sin as relationship Apr 12, 2001
Christianity of nearly all varieties has been dedicated to converting the "unbeliever". The intent is to convince the "other" to accept what Christians believe as true. The process has always been more complicated than that.
As the early church converted the Greeks, Greek concepts crept into Christian theology.
In 1531, only ten years after the Spanish conquest of Mexico, Juan Diego, a Christianized poor indigenous peasant walking down a path, heard beautiful music and stopped. A woman appeared to him and identified herself as the Virgin Mary. She told him that she wanted the Archbishop to build a temple on that site. Juan Diego dutifully set off to the Archbishop who was less than impressed. Reporting his failure, the Virgin told him where to find roses. When he brought her the roses, she wrapped them in Juan Diego's cloak. Once again, he set off to see the Archbishop. Unwrapping the cloak to free the roses revealed a picture of the Virgin. The Archbishop relented.
A conversion? Of whom? The Virgin spoke to Juan Diego in Nahuatl, not Spanish. The Virgin wanted her temple built not in the city where the Archbishop had planned, but where she appeared: on a sacrificial site dedicated to Tonantzin, the virgin mother of the gods. On Juan Diego's cloak, the Virgin's dress was red, the color of the god Huitzilopopchtli. The blue-green of the background was the color of Ometeotl, the god of natural forces. The Virgin wore a black band around her waist, a local sign of pregnancy.
A simple indian peasant had captured the Virgin Mary from the Spanish, or, if you prefer, the Virgin Mary had sided with oppressed. This appearance of the Virgin is now known as Our Lady of Guadalupe, one of her most important apparitions.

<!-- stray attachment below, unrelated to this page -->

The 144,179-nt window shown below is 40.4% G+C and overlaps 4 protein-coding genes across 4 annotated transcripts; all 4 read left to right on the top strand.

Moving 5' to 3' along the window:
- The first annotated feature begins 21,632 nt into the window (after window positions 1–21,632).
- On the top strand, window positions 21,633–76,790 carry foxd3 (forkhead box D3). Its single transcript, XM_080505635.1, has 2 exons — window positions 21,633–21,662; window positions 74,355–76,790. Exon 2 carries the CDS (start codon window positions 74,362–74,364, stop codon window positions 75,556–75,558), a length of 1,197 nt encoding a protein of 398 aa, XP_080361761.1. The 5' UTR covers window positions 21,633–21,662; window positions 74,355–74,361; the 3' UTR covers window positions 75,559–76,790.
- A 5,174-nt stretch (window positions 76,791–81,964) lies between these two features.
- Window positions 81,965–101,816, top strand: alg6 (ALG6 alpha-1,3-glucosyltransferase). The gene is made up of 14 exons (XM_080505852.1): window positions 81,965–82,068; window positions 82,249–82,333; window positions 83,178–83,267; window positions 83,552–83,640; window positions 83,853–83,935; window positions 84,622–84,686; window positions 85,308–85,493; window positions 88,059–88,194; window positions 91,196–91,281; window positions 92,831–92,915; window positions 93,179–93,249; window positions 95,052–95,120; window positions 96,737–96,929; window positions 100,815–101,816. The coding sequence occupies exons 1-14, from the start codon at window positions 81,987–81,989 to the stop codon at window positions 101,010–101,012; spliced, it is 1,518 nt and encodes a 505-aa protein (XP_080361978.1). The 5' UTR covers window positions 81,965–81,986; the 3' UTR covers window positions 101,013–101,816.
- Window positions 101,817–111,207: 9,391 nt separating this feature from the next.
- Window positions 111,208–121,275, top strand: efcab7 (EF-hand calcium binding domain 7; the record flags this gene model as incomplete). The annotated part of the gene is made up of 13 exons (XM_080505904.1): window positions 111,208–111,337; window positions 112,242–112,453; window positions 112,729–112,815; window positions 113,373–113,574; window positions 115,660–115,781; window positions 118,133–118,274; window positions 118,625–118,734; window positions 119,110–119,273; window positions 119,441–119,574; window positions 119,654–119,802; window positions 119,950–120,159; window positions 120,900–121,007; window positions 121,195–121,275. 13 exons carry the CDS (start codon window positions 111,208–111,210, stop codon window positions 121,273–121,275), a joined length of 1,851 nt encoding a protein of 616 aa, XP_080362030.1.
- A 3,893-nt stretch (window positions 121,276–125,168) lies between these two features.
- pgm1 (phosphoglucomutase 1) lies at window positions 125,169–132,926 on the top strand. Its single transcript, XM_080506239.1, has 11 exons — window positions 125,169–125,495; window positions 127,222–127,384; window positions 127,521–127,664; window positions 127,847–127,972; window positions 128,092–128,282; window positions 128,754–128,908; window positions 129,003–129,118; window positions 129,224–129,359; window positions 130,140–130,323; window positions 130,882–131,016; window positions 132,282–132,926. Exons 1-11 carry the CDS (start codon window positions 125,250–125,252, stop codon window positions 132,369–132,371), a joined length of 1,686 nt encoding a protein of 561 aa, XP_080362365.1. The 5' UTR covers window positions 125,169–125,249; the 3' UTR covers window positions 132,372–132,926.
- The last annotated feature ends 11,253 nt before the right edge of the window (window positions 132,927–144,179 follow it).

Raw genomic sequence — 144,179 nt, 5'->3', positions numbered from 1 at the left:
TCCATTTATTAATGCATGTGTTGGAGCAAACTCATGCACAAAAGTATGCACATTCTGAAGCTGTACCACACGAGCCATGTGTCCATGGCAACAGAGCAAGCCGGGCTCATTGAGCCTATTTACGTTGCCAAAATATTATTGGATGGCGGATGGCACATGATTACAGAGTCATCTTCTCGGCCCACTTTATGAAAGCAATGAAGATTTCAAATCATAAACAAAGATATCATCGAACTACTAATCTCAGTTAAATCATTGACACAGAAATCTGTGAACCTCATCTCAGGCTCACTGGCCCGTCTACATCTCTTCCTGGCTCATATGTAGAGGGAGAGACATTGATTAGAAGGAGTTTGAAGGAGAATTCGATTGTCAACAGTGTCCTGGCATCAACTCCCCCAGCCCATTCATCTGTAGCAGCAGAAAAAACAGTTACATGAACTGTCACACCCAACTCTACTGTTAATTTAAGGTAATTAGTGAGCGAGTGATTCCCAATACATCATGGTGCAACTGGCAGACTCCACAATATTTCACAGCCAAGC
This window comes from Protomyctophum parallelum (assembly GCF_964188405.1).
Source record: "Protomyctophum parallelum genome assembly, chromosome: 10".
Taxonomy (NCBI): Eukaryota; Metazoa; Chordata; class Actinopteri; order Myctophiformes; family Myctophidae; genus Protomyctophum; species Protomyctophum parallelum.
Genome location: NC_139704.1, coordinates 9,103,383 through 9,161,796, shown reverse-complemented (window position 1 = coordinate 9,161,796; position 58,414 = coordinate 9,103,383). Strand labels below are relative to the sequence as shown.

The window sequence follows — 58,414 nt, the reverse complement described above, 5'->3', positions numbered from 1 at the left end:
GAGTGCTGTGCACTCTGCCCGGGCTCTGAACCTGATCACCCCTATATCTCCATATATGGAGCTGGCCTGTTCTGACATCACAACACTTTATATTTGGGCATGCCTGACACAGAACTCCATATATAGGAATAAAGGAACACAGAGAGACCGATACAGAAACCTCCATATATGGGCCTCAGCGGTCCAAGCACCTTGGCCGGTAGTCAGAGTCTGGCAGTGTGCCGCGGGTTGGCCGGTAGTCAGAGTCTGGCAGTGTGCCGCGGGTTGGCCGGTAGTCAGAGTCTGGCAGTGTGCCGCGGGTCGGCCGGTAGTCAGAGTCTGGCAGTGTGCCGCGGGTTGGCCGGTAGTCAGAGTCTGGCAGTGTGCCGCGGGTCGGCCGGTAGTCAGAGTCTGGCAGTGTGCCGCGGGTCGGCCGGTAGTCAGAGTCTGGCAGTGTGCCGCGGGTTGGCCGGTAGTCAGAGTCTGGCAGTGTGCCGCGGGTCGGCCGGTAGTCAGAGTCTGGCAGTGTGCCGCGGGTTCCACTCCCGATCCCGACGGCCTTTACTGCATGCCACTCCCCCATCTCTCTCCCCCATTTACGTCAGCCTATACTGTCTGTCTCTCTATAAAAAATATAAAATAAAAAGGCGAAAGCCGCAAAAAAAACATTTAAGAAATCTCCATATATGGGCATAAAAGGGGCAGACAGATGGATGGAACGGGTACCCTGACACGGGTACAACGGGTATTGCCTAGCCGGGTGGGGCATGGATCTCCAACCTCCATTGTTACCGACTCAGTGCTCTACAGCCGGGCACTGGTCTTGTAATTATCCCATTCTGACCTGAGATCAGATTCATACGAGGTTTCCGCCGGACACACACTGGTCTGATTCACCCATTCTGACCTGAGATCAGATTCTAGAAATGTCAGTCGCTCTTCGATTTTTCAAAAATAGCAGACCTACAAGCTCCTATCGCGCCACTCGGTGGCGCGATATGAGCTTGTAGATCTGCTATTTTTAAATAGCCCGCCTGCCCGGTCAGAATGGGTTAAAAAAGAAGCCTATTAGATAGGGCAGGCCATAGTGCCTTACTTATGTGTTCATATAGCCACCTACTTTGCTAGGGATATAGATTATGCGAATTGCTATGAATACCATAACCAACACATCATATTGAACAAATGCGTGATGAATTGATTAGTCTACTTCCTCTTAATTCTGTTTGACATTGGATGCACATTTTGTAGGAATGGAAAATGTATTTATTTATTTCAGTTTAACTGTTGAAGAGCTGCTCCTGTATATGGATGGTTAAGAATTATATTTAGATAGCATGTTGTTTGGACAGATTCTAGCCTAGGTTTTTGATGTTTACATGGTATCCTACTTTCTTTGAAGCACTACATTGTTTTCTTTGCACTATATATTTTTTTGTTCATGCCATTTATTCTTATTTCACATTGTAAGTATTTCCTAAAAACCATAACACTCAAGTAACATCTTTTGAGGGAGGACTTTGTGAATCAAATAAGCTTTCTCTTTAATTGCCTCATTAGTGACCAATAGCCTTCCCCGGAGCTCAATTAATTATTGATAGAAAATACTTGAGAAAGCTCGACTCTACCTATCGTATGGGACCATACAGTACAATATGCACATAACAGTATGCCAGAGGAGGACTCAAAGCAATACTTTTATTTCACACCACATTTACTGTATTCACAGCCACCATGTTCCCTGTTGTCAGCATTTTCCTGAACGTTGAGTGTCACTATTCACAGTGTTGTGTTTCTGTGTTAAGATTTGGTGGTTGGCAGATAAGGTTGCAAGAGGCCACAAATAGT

Was Christianity compromised or enriched?
"The Wounded Heart of God" by Andrew Sung Park describes the influence the Korean concept of "han" is having on Christian theology. He writes, "(W)hen suffering reaches the point of saturation, it implodes and collapses into a condensed feeling of pain. This collapsed feeling of sadness, despair, and bitterness is han." Han produces mental and physical pain and sickness, and warps social, cultural and religious life.
The concept of han is rooted in Korean shamanism.
In his lively and clear analysis, Mr. Park discusses the structure and roots of han, the relationship between sin and han, and forgiveness in the light of han. "True repentance will transpire only when wrongdoers change their way of thinking and life against the wronged and are forgiven by them."
What? We sinners need to be forgiven by those we harmed? Why, that would mean ... a whole new way of relating to people.
I've underlined almost every other paragraph in this startling book. (Yes, I'm one of those.) Anyone interested in human relations, human rights or conflict resolution will find this slim volume very important.